Also, the Scalias have nine children, which to my mind sorta speaks both to the "fear of withheld sex" and "sitting on her ass" thing. Of course, I'm making assumptions here, too... .

Damon said...

Dr.D - Who said they think they are clueless? He said his wife says he is clueless, way different. And, I am pretty sure given the context of the discussion it was in reference to technology.

So your post doesn't reveal your "insight into the big issues of life."

Meade said...

Besides, she doesn't just call him "clueless." He said she calls him "Mr. Clueless."

As Ron suggests above, the respect between Mr. and Mrs. is probably reciprocal. Still, given the tension, no doubt, in their own home, they adhere to the dual federalism legal theory.

wv: "lagalist" A 5L law school student.

David said...

My wife calls me that too? She thinks I would make a great Supreme Court justice, if I had a clue.

Fen said...

Why are women allowed to get away with calling men clueless or stupid, and why do men go along with it

If you're clueless and stupid, you cant be trusted to do the chores, fix the heater, etc.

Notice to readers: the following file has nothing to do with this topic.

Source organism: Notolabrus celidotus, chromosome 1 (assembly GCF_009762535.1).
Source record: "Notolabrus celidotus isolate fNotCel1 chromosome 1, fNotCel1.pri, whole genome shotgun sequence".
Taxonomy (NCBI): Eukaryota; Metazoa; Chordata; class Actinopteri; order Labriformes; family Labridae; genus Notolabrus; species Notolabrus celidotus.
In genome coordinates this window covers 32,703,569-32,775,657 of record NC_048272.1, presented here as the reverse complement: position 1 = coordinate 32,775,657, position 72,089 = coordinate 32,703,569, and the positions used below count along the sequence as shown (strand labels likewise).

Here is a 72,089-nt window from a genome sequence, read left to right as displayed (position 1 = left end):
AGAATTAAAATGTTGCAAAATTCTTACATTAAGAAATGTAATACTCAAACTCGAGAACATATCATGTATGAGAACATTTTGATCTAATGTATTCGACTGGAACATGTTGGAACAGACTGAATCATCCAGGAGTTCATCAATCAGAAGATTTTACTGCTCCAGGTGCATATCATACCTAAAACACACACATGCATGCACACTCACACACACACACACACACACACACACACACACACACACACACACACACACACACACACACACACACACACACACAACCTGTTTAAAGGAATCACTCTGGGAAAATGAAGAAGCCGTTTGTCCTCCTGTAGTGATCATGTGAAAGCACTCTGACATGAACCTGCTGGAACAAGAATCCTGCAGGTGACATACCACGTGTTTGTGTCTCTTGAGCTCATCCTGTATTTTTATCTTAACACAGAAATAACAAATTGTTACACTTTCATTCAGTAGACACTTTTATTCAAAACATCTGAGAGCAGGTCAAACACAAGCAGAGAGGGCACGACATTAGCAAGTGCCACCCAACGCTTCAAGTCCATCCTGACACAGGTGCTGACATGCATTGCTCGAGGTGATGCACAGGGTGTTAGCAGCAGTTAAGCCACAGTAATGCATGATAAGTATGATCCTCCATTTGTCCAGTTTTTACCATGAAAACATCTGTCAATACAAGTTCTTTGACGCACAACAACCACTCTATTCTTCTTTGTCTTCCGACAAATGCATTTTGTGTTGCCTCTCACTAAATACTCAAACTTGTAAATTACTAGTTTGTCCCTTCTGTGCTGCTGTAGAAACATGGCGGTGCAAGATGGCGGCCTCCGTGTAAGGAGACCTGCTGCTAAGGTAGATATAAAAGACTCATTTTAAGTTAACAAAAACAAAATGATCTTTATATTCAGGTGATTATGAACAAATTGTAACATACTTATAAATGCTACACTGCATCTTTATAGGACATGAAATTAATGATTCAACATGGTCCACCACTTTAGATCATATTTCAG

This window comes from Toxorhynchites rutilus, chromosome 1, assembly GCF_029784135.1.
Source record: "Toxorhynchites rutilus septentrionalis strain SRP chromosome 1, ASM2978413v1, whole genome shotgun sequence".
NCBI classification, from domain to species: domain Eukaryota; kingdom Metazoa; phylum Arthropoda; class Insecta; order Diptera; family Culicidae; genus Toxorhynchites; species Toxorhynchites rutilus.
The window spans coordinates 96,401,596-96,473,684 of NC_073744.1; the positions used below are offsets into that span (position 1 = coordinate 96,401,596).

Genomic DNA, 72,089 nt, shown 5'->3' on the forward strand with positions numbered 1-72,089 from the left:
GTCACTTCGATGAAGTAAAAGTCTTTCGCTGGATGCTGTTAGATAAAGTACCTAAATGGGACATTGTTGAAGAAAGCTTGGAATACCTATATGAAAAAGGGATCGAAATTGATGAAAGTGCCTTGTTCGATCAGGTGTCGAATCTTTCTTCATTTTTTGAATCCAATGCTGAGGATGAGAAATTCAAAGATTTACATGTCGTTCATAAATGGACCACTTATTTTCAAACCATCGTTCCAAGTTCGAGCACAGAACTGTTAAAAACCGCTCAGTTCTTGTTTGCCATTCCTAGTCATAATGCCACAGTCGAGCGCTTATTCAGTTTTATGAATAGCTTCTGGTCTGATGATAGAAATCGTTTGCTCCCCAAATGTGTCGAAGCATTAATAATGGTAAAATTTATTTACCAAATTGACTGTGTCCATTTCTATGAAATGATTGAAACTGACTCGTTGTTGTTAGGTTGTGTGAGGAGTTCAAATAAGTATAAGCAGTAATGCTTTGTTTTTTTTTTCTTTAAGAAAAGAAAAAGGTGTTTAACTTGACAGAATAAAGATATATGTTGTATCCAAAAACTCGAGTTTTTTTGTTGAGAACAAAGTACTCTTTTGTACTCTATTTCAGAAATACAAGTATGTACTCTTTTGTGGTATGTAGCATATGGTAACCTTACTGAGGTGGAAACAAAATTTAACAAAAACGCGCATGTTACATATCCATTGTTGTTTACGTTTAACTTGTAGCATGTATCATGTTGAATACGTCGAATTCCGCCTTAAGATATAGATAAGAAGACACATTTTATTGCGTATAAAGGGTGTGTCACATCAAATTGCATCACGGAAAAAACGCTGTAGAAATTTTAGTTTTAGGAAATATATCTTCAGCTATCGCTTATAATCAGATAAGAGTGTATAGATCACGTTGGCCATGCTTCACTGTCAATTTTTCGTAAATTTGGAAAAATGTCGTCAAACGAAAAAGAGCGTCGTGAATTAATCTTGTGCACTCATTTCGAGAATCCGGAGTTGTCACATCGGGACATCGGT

Just sit back with your Bud where you won't hurt anyone.

All kidding aside, waht edutcher said. Columbo's wife found him incompetent in the mundane world too.

reader_iam said...

Blogs are way more in depth than some random tweeting.

This is true, in so many cases (though by no means all--I mean, how long have you been reading the blogosphere and how broadly have you traversed it, much less message boards etc. before it, over time, including this moment in time?). In terms of a different hand, there is plenty of tweeting--even some random tweeting--that is no more lacking in depth and meaning than most blog *comments* in the universe of blog comments, word or character count notwithstanding.

In order to put too fine a point on this (no missed word there), I'm willing to take a step both farther and further along the path: There is bad blogging and great tweeting, bad tweeting and great blogging, great blogging and bad commenting, and bad blogging and great commenting (and so forth).

In any case, in the clip embedded by Althouse, Breyer's notable comment about Twitter specifically referred to the turmoil and protests in Iran surrounding the elections there last year. (What he clearly wasn't talking about was the documenting of breakfasts, for example, or romantic conquests or the cute thing someone's kid said yesterday or whatever, and nor was he referring to the links to recipes or pet pix or music videos or whatever--you know, the standard sort of thing used to dismiss the medium all together.) It was an example of a real-time, grassroots, raw and even rough--rough and even raw?--sort of sharing of unfolding, uncharted, significant events one could characterize as news (not to mention history in the making--though, of course, only time will truly tell, to be picky).

You don't have to like Breyer, his view of law or his role on the court to understand or get that, or at least to try to understand or get that.

c3 said...

Did Justice Breyer confuse Twitter with Youtube. Did he really spend two hours reading twitter feeds?